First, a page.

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Write what you know

Jane Orend will speak about her 2014 book This is Waterloo Region at the Wellesley Township Heritage and Historical Society meeting on January 26. [Whitney Neilson / The Observer]

It took Nancy Runstedler seven years to turn blank pages into a store-ready novel. While it started out as a fun fantasy for teens, by the end of the long creative road it became an homage to her beloved mother, a fun peek at history, a verbal salve for the difficulties of loss and, most of all, an adventure for both the writer and her characters.

Nancy Runstedler’s first novel is helping the budding author pay it forward with future non-fiction work. She takes inspiration from her mother Margaret Evalyn Runstedler, who during her life was a caring figure in the Wellesley community.  [Elena Maystruk / The Observer]
Nancy Runstedler’s first novel is helping the budding author pay it forward with future non-fiction work. She takes inspiration from her mother Margaret Evalyn Runstedler, who during her life was a caring figure in the Wellesley community. [Elena Maystruk / The Observer]
Beautiful Goodbye was meant to be short and sweet, a steady start for the budding writer and lifelong book enthusiast. It was already something much more by the time it reached the shelves.

“Ironically, between the time I wrote this book and it came out in stores I lost my mom. And, I don’t know if I’m any wiser but I think I now have a better understanding of the feelings you go through. My mom ended up being my own beautiful goodbye. The world works in very strange ways,” said the Wellesley-born author this week while working at the St. Clements library for the day.

The novel is set in a modern village, not unlike many here in the townships, and features an adolescent named Maggie, who while grieving the loss of her father, is taken on an unexpected time-travelling adventure through a magical Ouija board. Maggie, her brother and best friend are swept up in the fervour of the First World War where they must help the young Hope Evalyn Lewis through the chaos of wartime.

“It started with the Ouija board aspect. When I was a teenager I had an experience with one and it’s never left me – I’ve never forgotten it … freaked me out. I thought this was a really unique opportunity to write something different because the market is so flooded with werewolves and vampires. I thought, ‘I want to write something different and it has to mean something to me,’” Runstedler said.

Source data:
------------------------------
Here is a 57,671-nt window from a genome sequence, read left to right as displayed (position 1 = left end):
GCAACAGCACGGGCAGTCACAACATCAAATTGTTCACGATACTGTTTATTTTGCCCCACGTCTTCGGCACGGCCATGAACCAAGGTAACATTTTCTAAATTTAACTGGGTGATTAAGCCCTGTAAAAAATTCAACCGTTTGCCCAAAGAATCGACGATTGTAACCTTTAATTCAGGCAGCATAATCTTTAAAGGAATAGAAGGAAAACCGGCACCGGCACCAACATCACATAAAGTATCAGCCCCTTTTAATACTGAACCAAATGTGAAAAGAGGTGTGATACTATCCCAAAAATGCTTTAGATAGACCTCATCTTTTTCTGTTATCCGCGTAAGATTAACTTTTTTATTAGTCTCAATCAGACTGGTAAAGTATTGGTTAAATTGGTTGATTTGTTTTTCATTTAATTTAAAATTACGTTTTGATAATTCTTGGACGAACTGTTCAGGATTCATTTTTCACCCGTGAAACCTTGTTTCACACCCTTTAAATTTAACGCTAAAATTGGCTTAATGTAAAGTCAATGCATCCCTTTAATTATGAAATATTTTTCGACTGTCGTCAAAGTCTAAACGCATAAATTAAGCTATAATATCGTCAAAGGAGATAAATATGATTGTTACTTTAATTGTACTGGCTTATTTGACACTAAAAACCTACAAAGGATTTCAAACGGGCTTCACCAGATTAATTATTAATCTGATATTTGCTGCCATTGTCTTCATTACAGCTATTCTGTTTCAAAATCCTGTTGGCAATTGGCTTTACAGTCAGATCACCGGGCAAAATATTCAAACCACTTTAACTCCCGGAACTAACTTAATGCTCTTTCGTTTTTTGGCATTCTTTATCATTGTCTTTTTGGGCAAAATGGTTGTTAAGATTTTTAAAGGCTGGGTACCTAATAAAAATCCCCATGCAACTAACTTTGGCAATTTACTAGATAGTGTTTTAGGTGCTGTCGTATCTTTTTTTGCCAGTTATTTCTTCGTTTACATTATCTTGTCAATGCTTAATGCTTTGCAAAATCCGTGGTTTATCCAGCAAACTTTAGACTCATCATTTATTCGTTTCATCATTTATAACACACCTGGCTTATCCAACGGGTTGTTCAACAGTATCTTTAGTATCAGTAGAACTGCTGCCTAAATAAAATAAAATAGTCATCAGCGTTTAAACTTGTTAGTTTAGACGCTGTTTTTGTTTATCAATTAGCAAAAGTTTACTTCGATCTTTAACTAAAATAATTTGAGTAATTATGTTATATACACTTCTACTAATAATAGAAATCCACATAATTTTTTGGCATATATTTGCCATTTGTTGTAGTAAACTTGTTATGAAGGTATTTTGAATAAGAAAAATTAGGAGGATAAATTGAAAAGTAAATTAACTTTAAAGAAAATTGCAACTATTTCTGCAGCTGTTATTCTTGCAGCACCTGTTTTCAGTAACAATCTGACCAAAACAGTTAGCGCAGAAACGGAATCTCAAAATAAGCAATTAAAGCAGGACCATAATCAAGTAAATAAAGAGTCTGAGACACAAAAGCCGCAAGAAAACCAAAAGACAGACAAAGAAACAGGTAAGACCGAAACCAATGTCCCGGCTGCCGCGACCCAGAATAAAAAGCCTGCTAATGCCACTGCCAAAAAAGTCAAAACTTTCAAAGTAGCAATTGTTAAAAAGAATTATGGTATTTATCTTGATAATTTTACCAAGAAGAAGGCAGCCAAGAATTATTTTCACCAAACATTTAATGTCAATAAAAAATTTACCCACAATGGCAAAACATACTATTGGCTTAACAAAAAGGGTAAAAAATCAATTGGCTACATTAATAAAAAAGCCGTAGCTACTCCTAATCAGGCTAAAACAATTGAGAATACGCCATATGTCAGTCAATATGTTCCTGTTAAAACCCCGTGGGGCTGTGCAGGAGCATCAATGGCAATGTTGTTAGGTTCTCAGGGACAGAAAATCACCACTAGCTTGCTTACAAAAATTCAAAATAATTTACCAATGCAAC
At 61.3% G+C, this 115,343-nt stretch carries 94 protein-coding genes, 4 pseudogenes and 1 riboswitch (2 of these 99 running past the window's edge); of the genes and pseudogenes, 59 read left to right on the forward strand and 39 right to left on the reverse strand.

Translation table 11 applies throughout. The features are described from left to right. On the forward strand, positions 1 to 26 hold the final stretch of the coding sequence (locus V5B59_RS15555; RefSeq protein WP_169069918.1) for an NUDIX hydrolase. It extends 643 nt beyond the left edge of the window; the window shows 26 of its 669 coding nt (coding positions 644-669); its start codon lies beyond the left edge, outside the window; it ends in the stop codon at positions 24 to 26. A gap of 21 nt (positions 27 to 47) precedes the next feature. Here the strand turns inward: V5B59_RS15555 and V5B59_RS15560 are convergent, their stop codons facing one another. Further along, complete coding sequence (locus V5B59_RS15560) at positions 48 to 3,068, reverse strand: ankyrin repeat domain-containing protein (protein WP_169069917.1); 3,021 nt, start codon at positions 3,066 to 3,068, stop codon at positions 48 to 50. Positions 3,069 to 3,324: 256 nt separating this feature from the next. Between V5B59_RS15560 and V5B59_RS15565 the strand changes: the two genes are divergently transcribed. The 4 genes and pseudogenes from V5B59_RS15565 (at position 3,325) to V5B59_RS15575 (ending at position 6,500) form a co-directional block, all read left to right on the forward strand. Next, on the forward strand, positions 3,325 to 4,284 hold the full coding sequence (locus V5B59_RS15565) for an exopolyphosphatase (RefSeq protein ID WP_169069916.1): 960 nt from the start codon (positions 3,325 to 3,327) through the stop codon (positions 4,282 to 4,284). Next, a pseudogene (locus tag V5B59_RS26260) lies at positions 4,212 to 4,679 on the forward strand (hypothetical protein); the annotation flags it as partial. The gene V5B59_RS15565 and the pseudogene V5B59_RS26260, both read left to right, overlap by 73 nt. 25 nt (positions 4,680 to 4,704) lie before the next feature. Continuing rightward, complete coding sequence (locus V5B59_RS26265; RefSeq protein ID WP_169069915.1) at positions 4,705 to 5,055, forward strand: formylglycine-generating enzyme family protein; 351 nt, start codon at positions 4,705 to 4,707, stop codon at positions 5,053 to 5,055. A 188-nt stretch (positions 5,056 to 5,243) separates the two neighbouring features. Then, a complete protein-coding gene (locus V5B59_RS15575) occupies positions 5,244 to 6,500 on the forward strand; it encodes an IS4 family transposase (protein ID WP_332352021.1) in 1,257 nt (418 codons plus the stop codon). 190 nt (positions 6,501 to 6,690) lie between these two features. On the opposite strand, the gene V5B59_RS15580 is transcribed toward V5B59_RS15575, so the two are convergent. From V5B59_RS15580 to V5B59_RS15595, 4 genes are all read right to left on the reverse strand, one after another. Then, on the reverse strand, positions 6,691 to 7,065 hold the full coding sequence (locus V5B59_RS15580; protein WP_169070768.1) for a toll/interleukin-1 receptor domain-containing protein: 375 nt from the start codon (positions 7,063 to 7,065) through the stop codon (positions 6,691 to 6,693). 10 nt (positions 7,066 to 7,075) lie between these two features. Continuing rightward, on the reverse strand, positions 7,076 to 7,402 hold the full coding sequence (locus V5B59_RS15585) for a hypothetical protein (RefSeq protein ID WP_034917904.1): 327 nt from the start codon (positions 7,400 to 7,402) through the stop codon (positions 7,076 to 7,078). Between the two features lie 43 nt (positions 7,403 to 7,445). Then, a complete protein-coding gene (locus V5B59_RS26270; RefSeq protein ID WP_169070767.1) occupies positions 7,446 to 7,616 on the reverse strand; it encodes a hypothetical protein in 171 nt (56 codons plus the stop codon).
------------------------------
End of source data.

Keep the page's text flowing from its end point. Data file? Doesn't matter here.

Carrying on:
When her mother Margaret Evalyn Runstedler died at age 69 shortly after the book found a publisher, Runstedler renamed the main character Maggie (formerly Claire). There are many other personal touches. For one, Hope’s middle name Evalyn, which is also shared by Runstedler, her mother and her daughter, and the novel’s librarian, Ms. Menkle, is modelled after a Wellesley Village librarian who fostered Runstedler’s love of books as a child.

Today, Runstedler continues to see her mother as the main influence for her work.

“To me growing up, authors were kind of like rock stars. It never dawned on me that it was something that I could do. But the more years I spent around books and then started working in libraries and reading thousands of books, I thought, ‘Wait a minute, I can do this!’ I still didn’t tell a lot of people, but I told my mom from the start and she was always very, very supportive. She was my biggest supporter,” she said.

Runstedler’s fictional teenage characters are put aside for now, as the author focuses on her second book, a venture spurred by her mother’s example and lifework in the Wellesley community. Inspired by Catherine Ryan Hyde’s adult novel Pay It Forward, Runstedler wants to bring the real stories of youths making a difference to kids. Runstedler is exuberant about the non-fiction book featuring real youths across North America making extraordinary strides towards social change.

The idea of having two books published in the same year (Pay It Forward Kids: Small Acts Big Changes comes out in October) is still fresh. The opportunity for a second published work gave Runstedler a renewed sense of purpose, she said.

“I can’t let my mom have died for nothing; I can’t let her kindness stop. I have to carry on in her name. I started living my life differently. I’ve always been a good person I think, but I wanted my life to mean more.”

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